Wood’s prognostication of the death of the map seems premature. Perhaps we, as consumers of digitized information, pay attention to its grounding in geographic reality and its operations, and are also less susceptible to the sequestered codes contained within maps, or the truth claims of a single map’s persuasive form. Perhaps the map’s near-ubiquity cannot but decrease its authority. But we do seem to stand at the brink of a future where mapping is ever-present as a form of surveillance; perhaps a society in which power has learned to work in new ways, unmoored from maps to define power and realize or recognize its bounds, but has adopted mapping forms as dispersive ways to organize power claims. But in this society, maps can gain new power as media to realize networks of which too few seem aware.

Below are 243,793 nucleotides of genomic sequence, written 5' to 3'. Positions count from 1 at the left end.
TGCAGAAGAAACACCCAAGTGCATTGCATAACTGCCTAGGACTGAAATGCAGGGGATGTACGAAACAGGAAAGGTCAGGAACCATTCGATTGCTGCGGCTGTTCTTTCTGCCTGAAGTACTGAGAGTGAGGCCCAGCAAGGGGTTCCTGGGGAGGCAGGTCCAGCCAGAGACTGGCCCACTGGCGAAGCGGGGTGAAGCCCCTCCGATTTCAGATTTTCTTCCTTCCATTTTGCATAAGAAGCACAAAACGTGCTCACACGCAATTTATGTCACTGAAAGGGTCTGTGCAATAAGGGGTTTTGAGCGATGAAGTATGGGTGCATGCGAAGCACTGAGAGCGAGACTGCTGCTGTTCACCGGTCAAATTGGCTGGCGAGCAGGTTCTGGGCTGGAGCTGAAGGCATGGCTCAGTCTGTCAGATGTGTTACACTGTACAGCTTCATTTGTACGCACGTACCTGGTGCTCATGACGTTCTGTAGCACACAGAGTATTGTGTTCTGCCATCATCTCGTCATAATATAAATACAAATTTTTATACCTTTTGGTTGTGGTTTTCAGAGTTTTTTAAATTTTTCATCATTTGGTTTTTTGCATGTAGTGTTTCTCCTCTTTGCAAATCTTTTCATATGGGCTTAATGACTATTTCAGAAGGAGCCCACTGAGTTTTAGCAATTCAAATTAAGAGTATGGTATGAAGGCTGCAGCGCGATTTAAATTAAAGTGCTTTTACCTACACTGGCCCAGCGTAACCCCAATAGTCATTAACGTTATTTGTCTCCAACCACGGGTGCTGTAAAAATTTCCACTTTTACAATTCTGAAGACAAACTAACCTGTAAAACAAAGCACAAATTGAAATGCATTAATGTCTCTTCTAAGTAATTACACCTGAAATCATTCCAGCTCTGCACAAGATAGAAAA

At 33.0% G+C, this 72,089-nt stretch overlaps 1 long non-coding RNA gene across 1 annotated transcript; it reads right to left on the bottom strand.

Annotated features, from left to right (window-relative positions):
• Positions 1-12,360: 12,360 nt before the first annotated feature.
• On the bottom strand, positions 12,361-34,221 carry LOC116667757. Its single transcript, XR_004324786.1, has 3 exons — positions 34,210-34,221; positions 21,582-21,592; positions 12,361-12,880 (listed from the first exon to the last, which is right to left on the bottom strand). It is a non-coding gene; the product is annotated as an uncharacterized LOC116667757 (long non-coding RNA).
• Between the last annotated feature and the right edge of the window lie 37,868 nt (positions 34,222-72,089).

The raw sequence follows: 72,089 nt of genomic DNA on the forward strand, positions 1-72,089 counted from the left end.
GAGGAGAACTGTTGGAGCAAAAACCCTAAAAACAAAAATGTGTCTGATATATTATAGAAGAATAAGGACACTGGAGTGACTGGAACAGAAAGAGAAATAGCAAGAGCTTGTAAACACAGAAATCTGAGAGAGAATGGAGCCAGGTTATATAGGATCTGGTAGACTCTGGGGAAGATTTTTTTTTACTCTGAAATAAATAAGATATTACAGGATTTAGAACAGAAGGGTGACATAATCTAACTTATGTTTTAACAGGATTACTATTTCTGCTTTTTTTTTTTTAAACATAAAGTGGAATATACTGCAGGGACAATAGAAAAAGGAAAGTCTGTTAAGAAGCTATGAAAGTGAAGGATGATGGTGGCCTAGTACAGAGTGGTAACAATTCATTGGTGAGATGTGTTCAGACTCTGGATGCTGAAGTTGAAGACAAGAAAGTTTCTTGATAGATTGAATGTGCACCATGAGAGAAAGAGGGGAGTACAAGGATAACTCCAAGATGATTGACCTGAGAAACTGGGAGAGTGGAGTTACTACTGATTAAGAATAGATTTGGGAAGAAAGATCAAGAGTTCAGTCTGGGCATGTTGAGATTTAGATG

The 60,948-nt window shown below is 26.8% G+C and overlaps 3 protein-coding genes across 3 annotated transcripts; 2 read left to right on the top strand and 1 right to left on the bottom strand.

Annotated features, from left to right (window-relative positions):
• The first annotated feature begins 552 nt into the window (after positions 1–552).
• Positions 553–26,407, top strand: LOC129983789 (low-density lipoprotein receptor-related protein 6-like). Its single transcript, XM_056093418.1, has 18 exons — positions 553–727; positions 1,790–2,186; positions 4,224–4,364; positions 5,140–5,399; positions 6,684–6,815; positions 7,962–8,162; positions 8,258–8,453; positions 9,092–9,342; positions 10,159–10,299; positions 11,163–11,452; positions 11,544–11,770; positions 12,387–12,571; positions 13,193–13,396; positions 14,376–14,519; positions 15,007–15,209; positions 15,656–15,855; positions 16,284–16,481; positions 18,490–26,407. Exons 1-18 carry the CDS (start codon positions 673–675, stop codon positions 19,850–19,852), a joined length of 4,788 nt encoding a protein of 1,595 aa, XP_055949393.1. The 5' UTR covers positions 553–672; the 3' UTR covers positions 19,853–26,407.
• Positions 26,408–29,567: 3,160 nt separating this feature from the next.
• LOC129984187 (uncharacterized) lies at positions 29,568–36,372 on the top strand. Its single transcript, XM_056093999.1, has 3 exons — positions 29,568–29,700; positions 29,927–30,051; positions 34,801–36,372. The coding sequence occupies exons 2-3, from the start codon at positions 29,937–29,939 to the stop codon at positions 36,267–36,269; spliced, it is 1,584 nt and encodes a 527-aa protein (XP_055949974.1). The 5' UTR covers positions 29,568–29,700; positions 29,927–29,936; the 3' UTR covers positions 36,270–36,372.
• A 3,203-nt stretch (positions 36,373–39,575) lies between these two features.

Wood suggests that the map is dead, perhaps, as a useful tool of conversion in the arena of state. If the act of mapping seems less clearly situated in the arena of the state, or less dominated by the state, this does not mean that maps are media that don’t still mystify relations of power. And if the leaks of Edward Snowden have shown that the state is surveilling us to a far greater extent than ever imagined was the case, Wood found little evidence that that has made so much of a difference, or that that helps states do much of a better job. The query cannot but arise in response: did the map ever do that much of a functional job, or only a basis for imagining a state that performed its functions well? Long live the map, perhaps as a form of counter-mapping.